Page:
The enigma of Steward CEO Dr. Ralph de la Torre

Throughout the downfall of Steward Healthcare, its founder and CEO — Ralph de la Torre, MD — has remained quiet. The Boston Globe spoke with nearly 50 people who knew him, and painted the picture of a complicated person.  

2024 so far has been rife with concern from federal lawmakers, Steward employees, and community members about the future and longevity of the 33-hospital, multistate system after news in late 2023 it was around $50 million behind on its rent owed to Medical Properties Trust, the largest U.S. hospital landlord. 

Since then, for-profit, Dallas-based Steward has stayed in the headlines. Attention and concern has poured out of Massachusetts and nine other states where the system has a presence, prompting closer looks at its financial strategy and dealings. Focus on Steward has been steady. Yet Dr. de la Torre, founding chairman and CEO of the system that he formed in 2010 out of Boston's struggling Caritas Christi Health Care, has been relatively hard to come by. 

In written responses to The Boston Globe submitted this month via an exchange facilitated by his lawyer and a company spokesman, Dr. de la Torre said, "This has been the most stressful time in my life, but more importantly, I know that it has been even more stressful for the communities we serve," the local news outlet reported March 29. 

Dr. de la Torre told the Globe that the entire leadership team of Steward, including himself, threatened to resign in 2020 amid intense financial pressure early on in the COVID-19 pandemic when, he says, Cerberus Capital Management wanted to put the chain into bankruptcy. Dr. de la Torre said he "fought to keep our hospitals open."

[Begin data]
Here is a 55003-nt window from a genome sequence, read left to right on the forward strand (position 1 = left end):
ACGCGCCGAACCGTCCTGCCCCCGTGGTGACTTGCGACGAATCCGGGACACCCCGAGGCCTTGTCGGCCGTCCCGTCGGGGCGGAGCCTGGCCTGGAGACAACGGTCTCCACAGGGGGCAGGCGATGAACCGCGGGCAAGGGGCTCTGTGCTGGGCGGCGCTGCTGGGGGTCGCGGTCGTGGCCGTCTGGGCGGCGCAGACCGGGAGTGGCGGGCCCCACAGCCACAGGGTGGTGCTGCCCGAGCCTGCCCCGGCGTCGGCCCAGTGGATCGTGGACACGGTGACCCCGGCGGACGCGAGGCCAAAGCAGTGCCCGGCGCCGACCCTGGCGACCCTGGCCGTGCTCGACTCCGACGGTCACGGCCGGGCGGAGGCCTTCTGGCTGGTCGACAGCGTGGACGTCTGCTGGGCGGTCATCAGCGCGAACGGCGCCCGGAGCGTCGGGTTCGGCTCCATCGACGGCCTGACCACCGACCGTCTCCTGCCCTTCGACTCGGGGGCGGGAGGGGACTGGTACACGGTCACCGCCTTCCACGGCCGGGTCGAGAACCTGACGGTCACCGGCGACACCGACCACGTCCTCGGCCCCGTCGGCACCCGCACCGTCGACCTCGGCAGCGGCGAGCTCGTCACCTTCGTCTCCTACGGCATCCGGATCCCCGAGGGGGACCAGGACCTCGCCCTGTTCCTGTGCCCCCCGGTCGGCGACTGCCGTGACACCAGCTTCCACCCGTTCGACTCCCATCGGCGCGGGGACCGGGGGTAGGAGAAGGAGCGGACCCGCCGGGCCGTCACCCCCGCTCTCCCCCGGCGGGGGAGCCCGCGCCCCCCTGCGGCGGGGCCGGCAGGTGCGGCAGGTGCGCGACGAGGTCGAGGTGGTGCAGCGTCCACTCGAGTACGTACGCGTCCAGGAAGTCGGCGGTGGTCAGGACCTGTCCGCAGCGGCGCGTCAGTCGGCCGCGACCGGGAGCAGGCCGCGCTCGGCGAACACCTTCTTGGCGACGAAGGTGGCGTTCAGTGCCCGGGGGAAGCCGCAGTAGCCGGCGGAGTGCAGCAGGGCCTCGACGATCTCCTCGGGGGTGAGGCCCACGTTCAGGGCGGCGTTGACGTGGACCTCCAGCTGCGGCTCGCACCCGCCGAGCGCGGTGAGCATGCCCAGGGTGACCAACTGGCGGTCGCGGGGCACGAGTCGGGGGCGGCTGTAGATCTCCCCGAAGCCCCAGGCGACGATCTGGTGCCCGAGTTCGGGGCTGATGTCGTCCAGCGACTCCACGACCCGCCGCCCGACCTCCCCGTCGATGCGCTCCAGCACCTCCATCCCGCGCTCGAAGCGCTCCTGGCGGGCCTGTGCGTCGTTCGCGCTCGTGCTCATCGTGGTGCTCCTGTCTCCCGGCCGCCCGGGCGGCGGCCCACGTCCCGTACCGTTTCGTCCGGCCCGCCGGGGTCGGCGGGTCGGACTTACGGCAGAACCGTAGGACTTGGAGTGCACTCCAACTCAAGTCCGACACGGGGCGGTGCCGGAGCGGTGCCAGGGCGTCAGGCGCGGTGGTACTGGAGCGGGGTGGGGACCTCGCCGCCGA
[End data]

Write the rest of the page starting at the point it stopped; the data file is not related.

The New York City-based private equity firm, however, told the Globe this situation is unfamiliar to them.

"Cerberus never recommended or even considered a Steward bankruptcy during the COVID pandemic, or at any other time during our ownership," the company said in a statement to the newspaper. "Nor do we have any knowledge of Steward management wanting to resign from their duties at any point in time."

Cerberus ultimately sold its ownership stake in Steward in 2020 to a management group headed by Dr. de la Torre.

The Globe's reporting paints the picture of Dr. de la Torre as a promising and competitive cardiac surgeon before forming Steward in 2010. "He had that know-it-when-you-see-it presence that filled a room. He was brilliant, passionate, forceful, and almost hypnotically persuasive," the report states. 

But a complicated picture emerges of the healthcare figurehead. Sources also knew him to be "thin-skinned, suspicious, quick to anger, and nearly impossible to argue with because he could never admit being wrong," the Globe reports. They also describe a penchant for secrecy around the health system's strategy and finances. 

At its former Massachusetts headquarters was a "blackout room," with walls engineered to block cell and Wi-Fi signals, and a C-suite guarded by extra locks, according to the Globe report. Anonymous sources say that invoices commonly went unpaid for months and the system never seemed to have enough cash. 

Meanwhile, Dr. de la Torre's lifestyle ascended to the upper echelon, with his wealth becoming increasingly visible. Dr. de la Torre said he understands the criticism he has received over his wealth in recent months considering Steward's financial distress, but argues that the original Caritas hospital chain would not have survived without the formation of Steward in 2010.

Some healthcare sources are on the record with their opinions of the CEO.

"I don't have any respect for him," Jack Connors, former chairman of Partners HealthCare, now called Mass General Brigham, told the Globe. Mr. Connors noted that there was a time people in Boston healthcare pursued medicine to serve patients, not to "become billionaires." 

"You don't want to get in his way when he wants to get something done," Andrew Stern, former president of the Service Employees International Union, told the outlet of Dr. de la Torre.

"It's sort of a classic story, of a driven person who was gradually blinded by his own hubris," said David Torchiana, former cardiac surgeon, former CEO of Partners HealthCare and mentor to Dr. de la Torre. 

Read the Globe's lengthy profile of Dr. de la Torre in full here.

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